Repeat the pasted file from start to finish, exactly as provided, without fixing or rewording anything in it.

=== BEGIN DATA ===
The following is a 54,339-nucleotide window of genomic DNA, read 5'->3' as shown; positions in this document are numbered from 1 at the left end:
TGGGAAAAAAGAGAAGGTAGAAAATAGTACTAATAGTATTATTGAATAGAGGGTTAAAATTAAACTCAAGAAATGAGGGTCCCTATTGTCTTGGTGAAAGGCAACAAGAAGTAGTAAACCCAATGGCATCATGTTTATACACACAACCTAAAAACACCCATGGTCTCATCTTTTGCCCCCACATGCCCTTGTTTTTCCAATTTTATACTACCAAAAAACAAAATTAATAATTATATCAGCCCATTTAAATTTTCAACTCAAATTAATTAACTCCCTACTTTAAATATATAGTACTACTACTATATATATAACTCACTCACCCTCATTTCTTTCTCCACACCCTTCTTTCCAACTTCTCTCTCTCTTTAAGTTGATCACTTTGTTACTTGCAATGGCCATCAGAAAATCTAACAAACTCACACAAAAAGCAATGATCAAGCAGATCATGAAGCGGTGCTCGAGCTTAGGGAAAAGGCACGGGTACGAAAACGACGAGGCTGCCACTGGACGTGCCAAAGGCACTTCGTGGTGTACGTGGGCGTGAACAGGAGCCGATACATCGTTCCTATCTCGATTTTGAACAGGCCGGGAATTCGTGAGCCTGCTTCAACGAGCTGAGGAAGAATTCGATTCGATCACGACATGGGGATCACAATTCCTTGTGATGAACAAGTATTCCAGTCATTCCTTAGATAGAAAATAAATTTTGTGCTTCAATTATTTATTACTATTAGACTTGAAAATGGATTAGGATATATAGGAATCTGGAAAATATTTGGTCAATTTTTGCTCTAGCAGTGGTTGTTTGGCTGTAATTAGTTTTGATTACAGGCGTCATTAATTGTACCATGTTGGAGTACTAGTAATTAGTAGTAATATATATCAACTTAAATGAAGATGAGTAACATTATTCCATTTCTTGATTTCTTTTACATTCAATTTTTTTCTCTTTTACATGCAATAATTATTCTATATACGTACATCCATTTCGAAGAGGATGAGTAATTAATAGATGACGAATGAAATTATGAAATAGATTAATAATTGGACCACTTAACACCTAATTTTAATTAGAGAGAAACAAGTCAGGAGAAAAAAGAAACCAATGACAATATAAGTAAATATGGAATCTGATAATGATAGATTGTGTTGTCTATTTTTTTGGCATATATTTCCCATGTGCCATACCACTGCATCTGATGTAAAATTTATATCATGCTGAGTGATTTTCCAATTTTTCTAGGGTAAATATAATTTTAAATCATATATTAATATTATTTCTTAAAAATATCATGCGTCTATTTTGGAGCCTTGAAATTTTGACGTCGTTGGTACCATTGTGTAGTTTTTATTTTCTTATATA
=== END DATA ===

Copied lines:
The following is a 54,339-nucleotide window of genomic DNA, read 5'->3' as shown; positions in this document are numbered from 1 at the left end:
TGGGAAAAAAGAGAAGGTAGAAAATAGTACTAATAGTATTATTGAATAGAGGGTTAAAATTAAACTCAAGAAATGAGGGTCCCTATTGTCTTGGTGAAAGGCAACAAGAAGTAGTAAACCCAATGGCATCATGTTTATACACACAACCTAAAAACACCCATGGTCTCATCTTTTGCCCCCACATGCCCTTGTTTTTCCAATTTTATACTACCAAAAAACAAAATTAATAATTATATCAGCCCATTTAAATTTTCAACTCAAATTAATTAACTCCCTACTTTAAATATATAGTACTACTACTATATATATAACTCACTCACCCTCATTTCTTTCTCCACACCCTTCTTTCCAACTTCTCTCTCTCTTTAAGTTGATCACTTTGTTACTTGCAATGGCCATCAGAAAATCTAACAAACTCACACAAAAAGCAATGATCAAGCAGATCATGAAGCGGTGCTCGAGCTTAGGGAAAAGGCACGGGTACGAAAACGACGAGGCTGCCACTGGACGTGCCAAAGGCACTTCGTGGTGTACGTGGGCGTGAACAGGAGCCGATACATCGTTCCTATCTCGATTTTGAACAGGCCGGGAATTCGTGAGCCTGCTTCAACGAGCTGAGGAAGAATTCGATTCGATCACGACATGGGGATCACAATTCCTTGTGATGAACAAGTATTCCAGTCATTCCTTAGATAGAAAATAAATTTTGTGCTTCAATTATTTATTACTATTAGACTTGAAAATGGATTAGGATATATAGGAATCTGGAAAATATTTGGTCAATTTTTGCTCTAGCAGTGGTTGTTTGGCTGTAATTAGTTTTGATTACAGGCGTCATTAATTGTACCATGTTGGAGTACTAGTAATTAGTAGTAATATATATCAACTTAAATGAAGATGAGTAACATTATTCCATTTCTTGATTTCTTTTACATTCAATTTTTTTCTCTTTTACATGCAATAATTATTCTATATACGTACATCCATTTCGAAGAGGATGAGTAATTAATAGATGACGAATGAAATTATGAAATAGATTAATAATTGGACCACTTAACACCTAATTTTAATTAGAGAGAAACAAGTCAGGAGAAAAAAGAAACCAATGACAATATAAGTAAATATGGAATCTGATAATGATAGATTGTGTTGTCTATTTTTTTGGCATATATTTCCCATGTGCCATACCACTGCATCTGATGTAAAATTTATATCATGCTGAGTGATTTTCCAATTTTTCTAGGGTAAATATAATTTTAAATCATATATTAATATTATTTCTTAAAAATATCATGCGTCTATTTTGGAGCCTTGAAATTTTGACGTCGTTGGTACCATTGTGTAGTTTTTATTTTCTTATATA